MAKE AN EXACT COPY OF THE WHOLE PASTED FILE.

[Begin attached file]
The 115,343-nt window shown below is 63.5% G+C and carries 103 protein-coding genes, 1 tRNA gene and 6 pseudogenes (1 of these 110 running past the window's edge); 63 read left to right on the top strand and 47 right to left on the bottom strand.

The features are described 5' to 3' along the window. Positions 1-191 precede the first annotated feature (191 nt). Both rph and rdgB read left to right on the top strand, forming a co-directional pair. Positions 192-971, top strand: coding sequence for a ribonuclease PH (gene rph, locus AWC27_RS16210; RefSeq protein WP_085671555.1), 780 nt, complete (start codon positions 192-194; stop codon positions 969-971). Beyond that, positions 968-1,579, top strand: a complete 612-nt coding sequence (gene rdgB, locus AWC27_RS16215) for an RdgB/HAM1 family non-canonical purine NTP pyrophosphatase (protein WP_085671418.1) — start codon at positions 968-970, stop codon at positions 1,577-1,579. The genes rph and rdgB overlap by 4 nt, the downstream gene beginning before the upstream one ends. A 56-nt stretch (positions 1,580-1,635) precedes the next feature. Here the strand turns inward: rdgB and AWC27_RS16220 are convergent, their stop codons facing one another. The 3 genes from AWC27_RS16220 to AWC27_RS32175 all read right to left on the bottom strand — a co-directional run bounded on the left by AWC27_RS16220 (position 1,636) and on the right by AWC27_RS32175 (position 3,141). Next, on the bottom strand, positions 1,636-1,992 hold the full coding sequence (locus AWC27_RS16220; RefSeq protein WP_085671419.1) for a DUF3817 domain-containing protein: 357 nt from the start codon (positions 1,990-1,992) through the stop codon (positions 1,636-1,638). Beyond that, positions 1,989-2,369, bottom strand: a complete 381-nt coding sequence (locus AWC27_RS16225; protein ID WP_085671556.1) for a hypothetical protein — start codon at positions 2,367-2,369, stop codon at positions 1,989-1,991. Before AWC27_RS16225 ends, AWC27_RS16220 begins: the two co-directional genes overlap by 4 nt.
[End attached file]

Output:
The 115,343-nt window shown below is 63.5% G+C and carries 103 protein-coding genes, 1 tRNA gene and 6 pseudogenes (1 of these 110 running past the window's edge); 63 read left to right on the top strand and 47 right to left on the bottom strand.

The features are described 5' to 3' along the window. Positions 1-191 precede the first annotated feature (191 nt). Both rph and rdgB read left to right on the top strand, forming a co-directional pair. Positions 192-971, top strand: coding sequence for a ribonuclease PH (gene rph, locus AWC27_RS16210; RefSeq protein WP_085671555.1), 780 nt, complete (start codon positions 192-194; stop codon positions 969-971). Beyond that, positions 968-1,579, top strand: a complete 612-nt coding sequence (gene rdgB, locus AWC27_RS16215) for an RdgB/HAM1 family non-canonical purine NTP pyrophosphatase (protein WP_085671418.1) — start codon at positions 968-970, stop codon at positions 1,577-1,579. The genes rph and rdgB overlap by 4 nt, the downstream gene beginning before the upstream one ends. A 56-nt stretch (positions 1,580-1,635) precedes the next feature. Here the strand turns inward: rdgB and AWC27_RS16220 are convergent, their stop codons facing one another. The 3 genes from AWC27_RS16220 to AWC27_RS32175 all read right to left on the bottom strand — a co-directional run bounded on the left by AWC27_RS16220 (position 1,636) and on the right by AWC27_RS32175 (position 3,141). Next, on the bottom strand, positions 1,636-1,992 hold the full coding sequence (locus AWC27_RS16220; RefSeq protein WP_085671419.1) for a DUF3817 domain-containing protein: 357 nt from the start codon (positions 1,990-1,992) through the stop codon (positions 1,636-1,638). Beyond that, positions 1,989-2,369, bottom strand: a complete 381-nt coding sequence (locus AWC27_RS16225; protein ID WP_085671556.1) for a hypothetical protein — start codon at positions 2,367-2,369, stop codon at positions 1,989-1,991. Before AWC27_RS16225 ends, AWC27_RS16220 begins: the two co-directional genes overlap by 4 nt.